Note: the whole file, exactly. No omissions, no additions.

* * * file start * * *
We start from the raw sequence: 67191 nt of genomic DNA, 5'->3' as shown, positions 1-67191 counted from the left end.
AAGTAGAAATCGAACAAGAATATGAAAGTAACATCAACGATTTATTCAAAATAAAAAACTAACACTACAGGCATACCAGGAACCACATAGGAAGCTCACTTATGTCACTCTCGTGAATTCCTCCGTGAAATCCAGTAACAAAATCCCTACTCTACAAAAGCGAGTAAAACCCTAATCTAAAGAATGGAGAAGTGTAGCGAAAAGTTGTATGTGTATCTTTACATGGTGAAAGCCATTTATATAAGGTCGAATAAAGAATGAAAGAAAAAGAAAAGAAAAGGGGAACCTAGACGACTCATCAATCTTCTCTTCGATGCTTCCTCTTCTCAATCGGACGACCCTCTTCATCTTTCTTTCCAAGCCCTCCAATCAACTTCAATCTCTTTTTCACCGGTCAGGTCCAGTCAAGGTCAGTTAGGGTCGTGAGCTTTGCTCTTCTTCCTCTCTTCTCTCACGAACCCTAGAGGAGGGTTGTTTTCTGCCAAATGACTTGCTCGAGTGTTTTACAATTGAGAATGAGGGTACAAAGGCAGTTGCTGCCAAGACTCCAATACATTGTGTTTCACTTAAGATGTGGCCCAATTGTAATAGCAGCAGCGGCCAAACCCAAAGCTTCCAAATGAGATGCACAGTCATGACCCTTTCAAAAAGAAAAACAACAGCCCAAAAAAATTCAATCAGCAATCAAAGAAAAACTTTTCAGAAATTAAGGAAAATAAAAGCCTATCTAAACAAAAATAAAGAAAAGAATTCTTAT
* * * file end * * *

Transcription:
We start from the raw sequence: 67191 nt of genomic DNA, 5'->3' as shown, positions 1-67191 counted from the left end.
AAGTAGAAATCGAACAAGAATATGAAAGTAACATCAACGATTTATTCAAAATAAAAAACTAACACTACAGGCATACCAGGAACCACATAGGAAGCTCACTTATGTCACTCTCGTGAATTCCTCCGTGAAATCCAGTAACAAAATCCCTACTCTACAAAAGCGAGTAAAACCCTAATCTAAAGAATGGAGAAGTGTAGCGAAAAGTTGTATGTGTATCTTTACATGGTGAAAGCCATTTATATAAGGTCGAATAAAGAATGAAAGAAAAAGAAAAGAAAAGGGGAACCTAGACGACTCATCAATCTTCTCTTCGATGCTTCCTCTTCTCAATCGGACGACCCTCTTCATCTTTCTTTCCAAGCCCTCCAATCAACTTCAATCTCTTTTTCACCGGTCAGGTCCAGTCAAGGTCAGTTAGGGTCGTGAGCTTTGCTCTTCTTCCTCTCTTCTCTCACGAACCCTAGAGGAGGGTTGTTTTCTGCCAAATGACTTGCTCGAGTGTTTTACAATTGAGAATGAGGGTACAAAGGCAGTTGCTGCCAAGACTCCAATACATTGTGTTTCACTTAAGATGTGGCCCAATTGTAATAGCAGCAGCGGCCAAACCCAAAGCTTCCAAATGAGATGCACAGTCATGACCCTTTCAAAAAGAAAAACAACAGCCCAAAAAAATTCAATCAGCAATCAAAGAAAAACTTTTCAGAAATTAAGGAAAATAAAAGCCTATCTAAACAAAAATAAAGAAAAGAATTCTTAT